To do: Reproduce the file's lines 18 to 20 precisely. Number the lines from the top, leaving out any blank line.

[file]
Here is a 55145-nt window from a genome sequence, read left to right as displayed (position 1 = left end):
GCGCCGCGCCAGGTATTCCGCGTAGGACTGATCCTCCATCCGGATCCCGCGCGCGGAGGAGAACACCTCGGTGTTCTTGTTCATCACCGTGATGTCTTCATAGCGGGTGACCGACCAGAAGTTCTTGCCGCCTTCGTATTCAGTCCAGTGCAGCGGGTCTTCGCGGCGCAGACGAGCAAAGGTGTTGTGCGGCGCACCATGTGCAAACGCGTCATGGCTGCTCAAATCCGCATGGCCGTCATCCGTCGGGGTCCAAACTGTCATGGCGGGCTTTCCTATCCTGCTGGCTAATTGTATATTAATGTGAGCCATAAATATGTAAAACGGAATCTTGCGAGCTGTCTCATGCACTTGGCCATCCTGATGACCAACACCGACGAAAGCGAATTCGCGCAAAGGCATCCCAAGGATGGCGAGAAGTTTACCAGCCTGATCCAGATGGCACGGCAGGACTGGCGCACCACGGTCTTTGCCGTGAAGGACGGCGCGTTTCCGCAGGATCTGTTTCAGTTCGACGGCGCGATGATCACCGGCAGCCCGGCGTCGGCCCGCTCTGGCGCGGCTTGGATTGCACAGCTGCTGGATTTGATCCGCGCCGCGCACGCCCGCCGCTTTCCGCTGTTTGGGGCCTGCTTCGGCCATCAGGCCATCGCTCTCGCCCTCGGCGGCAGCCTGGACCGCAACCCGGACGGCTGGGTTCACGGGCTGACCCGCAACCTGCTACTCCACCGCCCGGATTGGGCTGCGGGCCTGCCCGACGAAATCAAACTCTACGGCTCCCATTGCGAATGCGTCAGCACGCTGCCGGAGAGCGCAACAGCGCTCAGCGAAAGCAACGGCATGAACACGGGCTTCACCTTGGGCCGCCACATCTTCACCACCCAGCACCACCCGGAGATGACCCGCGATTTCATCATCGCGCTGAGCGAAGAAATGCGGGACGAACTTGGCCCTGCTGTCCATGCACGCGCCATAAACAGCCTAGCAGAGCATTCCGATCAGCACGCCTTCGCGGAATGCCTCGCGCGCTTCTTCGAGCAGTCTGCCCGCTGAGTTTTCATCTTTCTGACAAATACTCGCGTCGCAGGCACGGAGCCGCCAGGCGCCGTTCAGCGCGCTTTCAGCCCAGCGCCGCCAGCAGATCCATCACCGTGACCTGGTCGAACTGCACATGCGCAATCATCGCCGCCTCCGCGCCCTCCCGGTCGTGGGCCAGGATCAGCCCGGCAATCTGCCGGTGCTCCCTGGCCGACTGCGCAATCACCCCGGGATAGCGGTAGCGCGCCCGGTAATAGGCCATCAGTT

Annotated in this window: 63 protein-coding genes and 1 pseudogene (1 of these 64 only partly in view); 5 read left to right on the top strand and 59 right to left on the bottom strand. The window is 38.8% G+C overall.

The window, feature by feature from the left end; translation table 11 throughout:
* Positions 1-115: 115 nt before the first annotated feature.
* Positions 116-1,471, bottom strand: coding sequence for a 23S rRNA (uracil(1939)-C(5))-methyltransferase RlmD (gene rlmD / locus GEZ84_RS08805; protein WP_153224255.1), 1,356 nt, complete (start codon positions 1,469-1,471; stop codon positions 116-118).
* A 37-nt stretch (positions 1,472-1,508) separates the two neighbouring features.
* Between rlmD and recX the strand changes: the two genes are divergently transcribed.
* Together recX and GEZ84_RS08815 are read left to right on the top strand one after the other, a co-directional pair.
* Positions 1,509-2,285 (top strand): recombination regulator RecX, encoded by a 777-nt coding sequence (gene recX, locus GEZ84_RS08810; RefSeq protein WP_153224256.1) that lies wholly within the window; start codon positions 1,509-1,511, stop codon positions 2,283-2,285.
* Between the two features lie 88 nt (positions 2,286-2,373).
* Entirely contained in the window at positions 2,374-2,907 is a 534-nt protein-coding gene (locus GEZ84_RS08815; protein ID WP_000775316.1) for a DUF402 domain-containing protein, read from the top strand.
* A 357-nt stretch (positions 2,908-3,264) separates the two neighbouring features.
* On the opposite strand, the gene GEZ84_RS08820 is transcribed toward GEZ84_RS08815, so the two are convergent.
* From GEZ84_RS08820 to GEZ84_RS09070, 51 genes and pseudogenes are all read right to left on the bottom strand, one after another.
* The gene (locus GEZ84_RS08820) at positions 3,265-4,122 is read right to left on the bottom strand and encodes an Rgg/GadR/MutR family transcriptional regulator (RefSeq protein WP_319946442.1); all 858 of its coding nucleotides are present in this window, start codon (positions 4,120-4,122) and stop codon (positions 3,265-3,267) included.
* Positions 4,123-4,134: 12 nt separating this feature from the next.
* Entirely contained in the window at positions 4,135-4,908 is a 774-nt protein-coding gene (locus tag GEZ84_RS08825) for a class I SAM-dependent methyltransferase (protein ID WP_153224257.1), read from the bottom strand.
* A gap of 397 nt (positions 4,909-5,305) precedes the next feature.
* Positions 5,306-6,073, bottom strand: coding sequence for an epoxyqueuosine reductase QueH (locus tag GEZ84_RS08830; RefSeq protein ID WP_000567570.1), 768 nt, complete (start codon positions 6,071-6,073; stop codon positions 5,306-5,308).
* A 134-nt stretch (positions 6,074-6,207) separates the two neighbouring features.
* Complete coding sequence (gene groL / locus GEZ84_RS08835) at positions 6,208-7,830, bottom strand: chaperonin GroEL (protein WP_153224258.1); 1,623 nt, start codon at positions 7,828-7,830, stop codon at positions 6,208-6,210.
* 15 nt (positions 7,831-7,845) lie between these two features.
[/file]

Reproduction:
* Entirely contained in the window at positions 4,135-4,908 is a 774-nt protein-coding gene (locus tag GEZ84_RS08825) for a class I SAM-dependent methyltransferase (protein ID WP_153224257.1), read from the bottom strand.
* A gap of 397 nt (positions 4,909-5,305) precedes the next feature.
* Positions 5,306-6,073, bottom strand: coding sequence for an epoxyqueuosine reductase QueH (locus tag GEZ84_RS08830; RefSeq protein ID WP_000567570.1), 768 nt, complete (start codon positions 6,071-6,073; stop codon positions 5,306-5,308).